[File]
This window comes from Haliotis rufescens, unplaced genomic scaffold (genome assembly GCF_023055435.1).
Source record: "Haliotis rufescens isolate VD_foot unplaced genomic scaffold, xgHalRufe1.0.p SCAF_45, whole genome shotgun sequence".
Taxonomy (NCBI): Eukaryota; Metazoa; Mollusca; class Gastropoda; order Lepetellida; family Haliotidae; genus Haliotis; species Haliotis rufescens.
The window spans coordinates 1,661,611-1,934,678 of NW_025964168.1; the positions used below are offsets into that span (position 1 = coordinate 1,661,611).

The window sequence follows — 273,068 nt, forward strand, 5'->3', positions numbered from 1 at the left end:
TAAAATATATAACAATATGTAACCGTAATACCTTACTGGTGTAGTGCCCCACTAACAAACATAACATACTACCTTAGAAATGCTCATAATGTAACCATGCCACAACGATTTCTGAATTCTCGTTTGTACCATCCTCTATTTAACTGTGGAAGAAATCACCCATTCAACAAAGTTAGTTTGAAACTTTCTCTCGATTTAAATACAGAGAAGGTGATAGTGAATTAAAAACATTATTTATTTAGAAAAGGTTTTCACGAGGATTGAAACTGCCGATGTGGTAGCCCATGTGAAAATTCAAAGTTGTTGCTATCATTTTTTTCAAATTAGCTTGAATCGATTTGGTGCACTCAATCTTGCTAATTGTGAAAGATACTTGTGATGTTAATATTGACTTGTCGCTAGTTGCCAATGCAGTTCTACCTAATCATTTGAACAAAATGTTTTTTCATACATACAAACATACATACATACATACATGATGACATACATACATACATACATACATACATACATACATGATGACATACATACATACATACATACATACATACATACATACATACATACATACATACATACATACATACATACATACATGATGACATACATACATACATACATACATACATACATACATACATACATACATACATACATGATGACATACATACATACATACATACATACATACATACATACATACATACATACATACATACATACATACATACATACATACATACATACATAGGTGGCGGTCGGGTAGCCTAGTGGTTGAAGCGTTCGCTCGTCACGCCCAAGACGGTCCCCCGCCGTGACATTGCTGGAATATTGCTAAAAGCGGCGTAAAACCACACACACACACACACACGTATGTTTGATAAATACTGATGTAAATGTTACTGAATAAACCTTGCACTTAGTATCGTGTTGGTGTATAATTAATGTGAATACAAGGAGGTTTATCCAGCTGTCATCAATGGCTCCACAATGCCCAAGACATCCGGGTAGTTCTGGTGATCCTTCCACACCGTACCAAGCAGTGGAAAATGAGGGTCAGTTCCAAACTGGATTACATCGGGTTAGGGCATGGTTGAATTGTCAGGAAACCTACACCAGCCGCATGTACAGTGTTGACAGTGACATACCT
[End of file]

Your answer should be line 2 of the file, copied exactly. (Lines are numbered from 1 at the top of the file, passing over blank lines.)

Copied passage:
Source record: "Haliotis rufescens isolate VD_foot unplaced genomic scaffold, xgHalRufe1.0.p SCAF_45, whole genome shotgun sequence".